NEW YORK (GenomeWeb News) — In a 1989 piece in Rolling Stone about "the Net" and its future impact on everyday lives, science fiction writer William Gibson avoided making any sweeping predictions. "As to what … [the Internet] will actually be able to do for you one day, my best bet is that the words for it haven't been invented yet," he offered. Today, this is as much as can be wagered about the influence genomics might have on medical advancements, the ability to predict and prevent disease, and the capability to live healthier lives.

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In Science this week: caution urged in use of gene drives, and more.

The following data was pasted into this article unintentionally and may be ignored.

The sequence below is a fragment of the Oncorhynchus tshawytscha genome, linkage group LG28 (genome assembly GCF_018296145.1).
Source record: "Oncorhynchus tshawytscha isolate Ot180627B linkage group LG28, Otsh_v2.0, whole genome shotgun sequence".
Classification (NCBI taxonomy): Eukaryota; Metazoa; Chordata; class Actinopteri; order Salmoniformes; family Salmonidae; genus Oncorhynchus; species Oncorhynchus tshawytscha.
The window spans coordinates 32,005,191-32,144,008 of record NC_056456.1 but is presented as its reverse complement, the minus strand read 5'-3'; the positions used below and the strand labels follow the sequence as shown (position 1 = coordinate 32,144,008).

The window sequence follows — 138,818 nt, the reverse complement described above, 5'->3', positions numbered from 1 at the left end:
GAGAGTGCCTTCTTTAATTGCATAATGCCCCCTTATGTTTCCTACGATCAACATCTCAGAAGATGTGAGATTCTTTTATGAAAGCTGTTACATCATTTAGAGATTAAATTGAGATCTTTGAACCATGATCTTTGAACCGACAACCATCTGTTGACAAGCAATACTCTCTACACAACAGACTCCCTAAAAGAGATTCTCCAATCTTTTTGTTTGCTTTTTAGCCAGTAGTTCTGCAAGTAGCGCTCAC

NIH's Sally Rockey examines the tapped and untapped potential of the NIH peer reviewer pool.

PLOS Biology has asked researchers how they envision the future of genetics and genomics.

Representative Lamar Smith brings back a provision to require the National Science Foundation to certify that each study it funds is "in the national interest."

Sep
17
Sponsored by
Omicia

This online seminar will provide examples of how commercial and hospital-affiliated clinical labs are successfully developing and deploying high-throughput next-generation sequencing-based testing services for genetic diseases. 

Oct
15
Sponsored by
Parabase

This webinar will discuss the benefits of a rapid targeted next-generation sequencing (TNGS) panel, using dried blood spots, for second-tier newborn metabolic and hearing loss screening and its immediate utility for high-risk diagnostic testing in the neonatal intensive care unit.